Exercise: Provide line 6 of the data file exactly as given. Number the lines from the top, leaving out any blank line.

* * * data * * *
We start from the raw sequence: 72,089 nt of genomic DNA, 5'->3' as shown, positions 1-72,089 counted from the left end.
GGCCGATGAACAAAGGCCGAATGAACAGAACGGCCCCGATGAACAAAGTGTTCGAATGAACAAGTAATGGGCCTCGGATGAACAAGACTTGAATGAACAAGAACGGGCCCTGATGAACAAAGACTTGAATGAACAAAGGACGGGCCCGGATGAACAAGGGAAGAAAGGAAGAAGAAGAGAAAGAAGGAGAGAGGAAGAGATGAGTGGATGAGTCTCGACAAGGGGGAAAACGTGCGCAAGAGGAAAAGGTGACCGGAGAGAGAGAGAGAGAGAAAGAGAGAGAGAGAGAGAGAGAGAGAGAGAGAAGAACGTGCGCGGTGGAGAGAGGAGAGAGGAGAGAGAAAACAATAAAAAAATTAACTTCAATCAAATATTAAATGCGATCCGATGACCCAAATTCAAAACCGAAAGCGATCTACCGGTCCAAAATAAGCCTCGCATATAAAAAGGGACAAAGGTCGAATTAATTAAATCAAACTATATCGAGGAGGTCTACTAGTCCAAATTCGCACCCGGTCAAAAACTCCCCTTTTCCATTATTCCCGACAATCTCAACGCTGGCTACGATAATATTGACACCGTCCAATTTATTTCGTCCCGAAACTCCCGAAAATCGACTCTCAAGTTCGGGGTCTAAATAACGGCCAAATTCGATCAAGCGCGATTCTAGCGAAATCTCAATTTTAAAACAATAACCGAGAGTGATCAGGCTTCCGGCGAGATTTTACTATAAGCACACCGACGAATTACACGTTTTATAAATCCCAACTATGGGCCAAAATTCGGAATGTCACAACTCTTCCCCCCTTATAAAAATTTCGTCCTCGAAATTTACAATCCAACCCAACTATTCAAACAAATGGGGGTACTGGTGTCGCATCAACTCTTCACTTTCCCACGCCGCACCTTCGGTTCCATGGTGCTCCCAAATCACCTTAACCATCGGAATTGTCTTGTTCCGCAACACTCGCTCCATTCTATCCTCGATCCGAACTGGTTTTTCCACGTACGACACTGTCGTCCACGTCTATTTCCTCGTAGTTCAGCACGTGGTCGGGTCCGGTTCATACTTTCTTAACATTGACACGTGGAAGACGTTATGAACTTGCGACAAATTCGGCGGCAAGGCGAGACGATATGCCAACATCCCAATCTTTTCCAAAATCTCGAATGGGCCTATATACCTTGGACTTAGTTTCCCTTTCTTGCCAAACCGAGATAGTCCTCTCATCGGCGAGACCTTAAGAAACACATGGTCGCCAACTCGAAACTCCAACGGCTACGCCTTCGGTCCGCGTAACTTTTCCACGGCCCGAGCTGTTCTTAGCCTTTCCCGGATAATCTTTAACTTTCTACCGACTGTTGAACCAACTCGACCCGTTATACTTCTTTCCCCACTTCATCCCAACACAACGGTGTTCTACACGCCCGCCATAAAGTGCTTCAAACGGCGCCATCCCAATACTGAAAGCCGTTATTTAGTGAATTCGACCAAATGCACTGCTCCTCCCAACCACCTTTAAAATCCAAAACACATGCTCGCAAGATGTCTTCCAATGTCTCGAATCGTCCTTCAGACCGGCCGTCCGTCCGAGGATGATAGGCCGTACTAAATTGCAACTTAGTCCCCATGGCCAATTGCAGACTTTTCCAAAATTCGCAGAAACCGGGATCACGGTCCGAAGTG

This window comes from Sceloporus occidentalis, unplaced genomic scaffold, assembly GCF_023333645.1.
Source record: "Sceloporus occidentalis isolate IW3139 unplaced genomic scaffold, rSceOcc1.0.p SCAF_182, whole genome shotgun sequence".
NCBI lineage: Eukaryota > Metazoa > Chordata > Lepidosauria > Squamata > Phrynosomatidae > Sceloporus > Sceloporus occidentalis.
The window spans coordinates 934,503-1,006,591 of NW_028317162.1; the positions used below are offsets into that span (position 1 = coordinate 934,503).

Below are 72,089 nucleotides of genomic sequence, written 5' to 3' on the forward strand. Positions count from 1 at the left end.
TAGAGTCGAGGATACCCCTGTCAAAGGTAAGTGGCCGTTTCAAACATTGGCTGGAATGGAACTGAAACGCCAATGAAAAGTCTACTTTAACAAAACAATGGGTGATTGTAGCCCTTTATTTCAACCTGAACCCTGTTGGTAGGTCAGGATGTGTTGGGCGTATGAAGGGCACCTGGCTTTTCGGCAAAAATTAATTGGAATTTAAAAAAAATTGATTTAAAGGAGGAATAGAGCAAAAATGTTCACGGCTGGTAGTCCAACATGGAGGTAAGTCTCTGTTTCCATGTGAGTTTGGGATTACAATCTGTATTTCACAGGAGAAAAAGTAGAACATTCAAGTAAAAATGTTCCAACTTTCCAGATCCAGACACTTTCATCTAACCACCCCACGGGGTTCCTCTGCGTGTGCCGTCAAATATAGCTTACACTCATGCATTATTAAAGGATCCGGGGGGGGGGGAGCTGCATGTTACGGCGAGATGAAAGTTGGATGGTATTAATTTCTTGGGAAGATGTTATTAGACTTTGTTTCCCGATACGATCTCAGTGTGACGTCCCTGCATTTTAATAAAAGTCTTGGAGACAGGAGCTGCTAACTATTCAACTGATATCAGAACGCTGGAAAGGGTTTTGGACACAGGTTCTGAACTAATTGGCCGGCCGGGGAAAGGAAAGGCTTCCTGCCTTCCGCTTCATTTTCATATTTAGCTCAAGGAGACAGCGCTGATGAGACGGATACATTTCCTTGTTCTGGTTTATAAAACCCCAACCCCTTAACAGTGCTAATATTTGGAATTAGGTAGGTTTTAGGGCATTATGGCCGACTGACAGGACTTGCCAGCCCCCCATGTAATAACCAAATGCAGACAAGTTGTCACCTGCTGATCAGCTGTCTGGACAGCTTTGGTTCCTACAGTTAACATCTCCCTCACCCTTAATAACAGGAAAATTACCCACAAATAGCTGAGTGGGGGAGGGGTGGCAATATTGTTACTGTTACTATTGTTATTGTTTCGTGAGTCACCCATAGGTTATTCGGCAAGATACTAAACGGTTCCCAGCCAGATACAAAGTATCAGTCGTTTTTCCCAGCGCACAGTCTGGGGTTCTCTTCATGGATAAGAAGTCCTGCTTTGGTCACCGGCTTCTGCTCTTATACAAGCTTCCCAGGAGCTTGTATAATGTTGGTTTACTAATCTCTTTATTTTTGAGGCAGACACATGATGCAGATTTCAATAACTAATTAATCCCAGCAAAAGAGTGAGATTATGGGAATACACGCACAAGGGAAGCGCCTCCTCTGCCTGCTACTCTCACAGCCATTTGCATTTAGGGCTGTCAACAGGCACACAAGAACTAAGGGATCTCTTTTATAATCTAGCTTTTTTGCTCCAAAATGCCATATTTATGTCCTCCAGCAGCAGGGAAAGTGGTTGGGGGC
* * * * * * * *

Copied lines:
The window spans coordinates 934,503-1,006,591 of NW_028317162.1; the positions used below are offsets into that span (position 1 = coordinate 934,503).